3Com EtherLink III 3C589 Series Network Card
Chris Tilley | Editor-in-Chief
with mobile computing simplicity - and the reliability afforded by that simplicity
- can be more practical and be the most cost effective way about a problem.
Quite simply the 3C589 has been around for what in the rigmarole of IT can
only be described as an eternity.
Of course since that primordial dawn things have moved on somewhat. PCMCIA
was jazzed up in 1998 becoming the somewhat confusing "PC Card".
All in all, peel off the efforts of marketing departments the world over and
the 3C589 is really rather simple at heart.
Each generation of the NIC is based around industry standard 5.0v PCMCIA Type II (PC Card) specification, which means that it is a 16-bit Class 2 PCMCIA card. Which, in case you didn't know. Happens to be the exact same specification as exists in the Handheld PC that undoubtedly sits before you right now.
The 3C589 is very simple in its construction and operation. You just plug in the cable adapter or "dongle", push is in and off you go. Unlike some cards there days that ensue the use of a technology known as XJack (Where the cable connected directly to the PC Card itself, meaning no dongle is required) the 3Com does have an interchangeable dongle, of several different types.
I personally prefer this type of interface to XJack simply because if you move
the device around while fully wired up you place a strain on the PC Card housing
inside your Handheld PC and also on the XJack mechanism. While having a dongle
may mean something extra to carry around. The flexibility afforded by a load-tested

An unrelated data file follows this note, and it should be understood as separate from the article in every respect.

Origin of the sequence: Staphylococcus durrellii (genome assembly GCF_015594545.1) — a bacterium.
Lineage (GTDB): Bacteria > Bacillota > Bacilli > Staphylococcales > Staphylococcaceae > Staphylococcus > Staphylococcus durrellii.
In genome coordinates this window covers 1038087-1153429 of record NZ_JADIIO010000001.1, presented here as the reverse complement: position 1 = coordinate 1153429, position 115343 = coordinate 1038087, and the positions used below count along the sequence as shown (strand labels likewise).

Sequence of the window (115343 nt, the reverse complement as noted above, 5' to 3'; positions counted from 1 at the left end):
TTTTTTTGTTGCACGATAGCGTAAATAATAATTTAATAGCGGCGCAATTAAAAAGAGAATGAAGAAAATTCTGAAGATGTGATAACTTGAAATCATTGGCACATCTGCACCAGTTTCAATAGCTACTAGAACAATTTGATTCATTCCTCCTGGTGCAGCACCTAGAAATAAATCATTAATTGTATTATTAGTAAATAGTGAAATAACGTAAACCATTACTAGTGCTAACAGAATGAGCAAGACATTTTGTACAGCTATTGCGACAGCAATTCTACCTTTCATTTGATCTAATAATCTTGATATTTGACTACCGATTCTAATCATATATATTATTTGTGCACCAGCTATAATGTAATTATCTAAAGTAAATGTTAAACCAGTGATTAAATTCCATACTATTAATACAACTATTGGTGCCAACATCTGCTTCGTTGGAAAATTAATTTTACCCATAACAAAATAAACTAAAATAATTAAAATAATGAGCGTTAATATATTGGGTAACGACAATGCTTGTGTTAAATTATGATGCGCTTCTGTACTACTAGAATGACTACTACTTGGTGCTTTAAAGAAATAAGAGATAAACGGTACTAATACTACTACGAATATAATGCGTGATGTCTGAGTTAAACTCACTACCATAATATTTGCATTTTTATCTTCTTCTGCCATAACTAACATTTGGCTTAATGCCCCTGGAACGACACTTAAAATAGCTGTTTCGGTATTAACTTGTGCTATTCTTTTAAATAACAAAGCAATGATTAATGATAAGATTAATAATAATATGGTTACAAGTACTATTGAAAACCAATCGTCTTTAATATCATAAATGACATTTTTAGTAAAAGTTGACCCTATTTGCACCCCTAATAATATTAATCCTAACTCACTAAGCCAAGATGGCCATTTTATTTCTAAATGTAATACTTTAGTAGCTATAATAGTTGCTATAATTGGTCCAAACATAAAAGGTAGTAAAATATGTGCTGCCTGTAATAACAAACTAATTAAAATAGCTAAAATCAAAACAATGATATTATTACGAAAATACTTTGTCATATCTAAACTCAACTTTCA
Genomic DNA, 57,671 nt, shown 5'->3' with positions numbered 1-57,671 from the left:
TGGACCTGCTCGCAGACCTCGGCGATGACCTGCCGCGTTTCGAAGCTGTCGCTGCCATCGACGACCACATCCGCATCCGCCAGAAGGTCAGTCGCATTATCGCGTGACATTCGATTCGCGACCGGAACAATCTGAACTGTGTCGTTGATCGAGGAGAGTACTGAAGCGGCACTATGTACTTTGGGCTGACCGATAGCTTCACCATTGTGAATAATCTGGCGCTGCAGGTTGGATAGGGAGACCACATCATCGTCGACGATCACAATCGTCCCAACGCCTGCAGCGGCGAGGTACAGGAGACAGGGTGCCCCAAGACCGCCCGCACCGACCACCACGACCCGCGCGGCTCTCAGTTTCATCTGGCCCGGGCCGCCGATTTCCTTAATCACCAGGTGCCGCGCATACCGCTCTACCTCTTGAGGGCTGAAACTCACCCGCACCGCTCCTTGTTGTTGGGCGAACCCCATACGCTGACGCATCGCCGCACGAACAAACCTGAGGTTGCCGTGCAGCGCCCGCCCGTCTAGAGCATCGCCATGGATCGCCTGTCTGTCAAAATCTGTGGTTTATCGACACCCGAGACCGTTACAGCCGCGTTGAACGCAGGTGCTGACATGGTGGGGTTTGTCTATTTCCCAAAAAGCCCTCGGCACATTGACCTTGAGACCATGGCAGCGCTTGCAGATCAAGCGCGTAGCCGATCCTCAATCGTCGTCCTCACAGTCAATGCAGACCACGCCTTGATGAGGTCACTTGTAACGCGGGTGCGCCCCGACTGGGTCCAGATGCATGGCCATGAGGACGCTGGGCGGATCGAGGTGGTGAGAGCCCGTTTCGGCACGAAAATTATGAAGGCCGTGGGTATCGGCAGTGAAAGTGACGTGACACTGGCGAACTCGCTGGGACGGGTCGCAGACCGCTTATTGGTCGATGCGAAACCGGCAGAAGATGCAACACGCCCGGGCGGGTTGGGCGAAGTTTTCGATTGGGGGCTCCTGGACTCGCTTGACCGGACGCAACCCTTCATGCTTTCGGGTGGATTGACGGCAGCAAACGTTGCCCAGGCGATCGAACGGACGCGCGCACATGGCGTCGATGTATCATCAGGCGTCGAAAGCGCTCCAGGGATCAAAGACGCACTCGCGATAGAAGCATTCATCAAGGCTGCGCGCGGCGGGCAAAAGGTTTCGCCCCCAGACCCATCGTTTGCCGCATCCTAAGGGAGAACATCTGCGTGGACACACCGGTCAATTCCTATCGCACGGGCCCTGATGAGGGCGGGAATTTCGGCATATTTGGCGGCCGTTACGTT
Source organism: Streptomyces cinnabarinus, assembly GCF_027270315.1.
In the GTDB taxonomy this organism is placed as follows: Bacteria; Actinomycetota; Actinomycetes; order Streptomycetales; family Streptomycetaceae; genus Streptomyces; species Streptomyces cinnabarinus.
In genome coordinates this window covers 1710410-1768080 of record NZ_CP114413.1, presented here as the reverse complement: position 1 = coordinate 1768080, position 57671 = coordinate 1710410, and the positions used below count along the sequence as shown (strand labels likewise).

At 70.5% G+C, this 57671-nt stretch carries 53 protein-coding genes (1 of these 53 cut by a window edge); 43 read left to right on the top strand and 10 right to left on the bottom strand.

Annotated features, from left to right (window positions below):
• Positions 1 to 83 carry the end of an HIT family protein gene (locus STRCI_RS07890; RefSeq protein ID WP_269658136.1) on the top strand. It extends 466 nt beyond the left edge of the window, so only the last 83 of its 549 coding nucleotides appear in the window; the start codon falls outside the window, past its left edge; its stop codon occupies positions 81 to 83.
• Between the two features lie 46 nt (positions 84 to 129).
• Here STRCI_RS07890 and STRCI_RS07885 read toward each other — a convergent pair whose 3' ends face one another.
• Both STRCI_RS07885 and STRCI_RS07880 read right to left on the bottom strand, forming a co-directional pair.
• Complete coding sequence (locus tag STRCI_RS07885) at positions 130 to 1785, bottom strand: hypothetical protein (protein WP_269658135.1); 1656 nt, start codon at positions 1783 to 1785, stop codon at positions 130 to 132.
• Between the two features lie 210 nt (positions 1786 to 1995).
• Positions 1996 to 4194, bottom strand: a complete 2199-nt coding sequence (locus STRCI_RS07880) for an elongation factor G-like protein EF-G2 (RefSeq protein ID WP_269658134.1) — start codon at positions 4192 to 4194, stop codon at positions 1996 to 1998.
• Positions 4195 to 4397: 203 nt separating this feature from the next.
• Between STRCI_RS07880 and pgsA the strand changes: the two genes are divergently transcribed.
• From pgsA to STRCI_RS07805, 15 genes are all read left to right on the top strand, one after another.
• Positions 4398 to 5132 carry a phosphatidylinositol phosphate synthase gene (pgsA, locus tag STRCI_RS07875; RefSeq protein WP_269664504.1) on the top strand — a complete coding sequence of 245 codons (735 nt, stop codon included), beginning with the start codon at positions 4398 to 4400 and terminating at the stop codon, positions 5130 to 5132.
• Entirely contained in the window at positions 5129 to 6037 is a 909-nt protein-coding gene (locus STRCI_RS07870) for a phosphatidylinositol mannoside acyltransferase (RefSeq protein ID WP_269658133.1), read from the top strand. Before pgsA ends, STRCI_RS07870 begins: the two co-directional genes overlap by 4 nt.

dongle removes this problem.
There are several types of dongle available for the 3C589x. These are:
All three dongles are equipped with Activation LED's, useful for ensuring the
Windows CE driver has kicked in.
Being a standard 5.0 volt NIC. For users who will require a lot of network
use while on battery. This may not be the optimal NIC for your needs. You would
be better looking for a 3.3v NIC specially designed for use on Mobile Devices,
such as those by Socket Communications.
As the 3C589x is now regarded as legacy - and don't be put off by my use of this term - it supports virtually everything that you can slot it into. From MS-DOS 3.1+, Windows 3.1 and NT3 right through all the Windows 9x's and up to XP / 2003. Of course what really counts is the Handheld PC support. Alas here a spanner is thrown into the works... somewhat.
3Com finalised their driver set for the device some time back, with drivers
being provided in Windows versions from 98 onwards as well as Linux there was
no need to continue development.
Unfortunately Windows CE support was also an afterthought for the developers.
There is no on-line support or Windows CE specific documentation provided for
the NIC by 3Com themselves. That said the procedure for installing and getting
the NIC to work is very straight forward and with a 36KB Driver footprint you
To download drivers for the 3C589x Series see the HPC:Factor downloads section
So why; you may wonder. Would I be eager to suggest you learn to live with
these quirks. Well that's simple.
If you are into the eBay auction wave, I have seen on numerous occasions 25
fully working 3C589x's go for less than £10. Not that you'd need 25, but
you get the idea. We are talking pennies.
In conclusion. If you're on a budget. Are curious as to how your Handheld PC can help you by operating on a wired network (but aren't sure if you really need it). Or even if you are simply new to networking. Then you could do far worse than giving one of these little gem's a good home.
The EtherLink III 3C589 can be found at the following URL.
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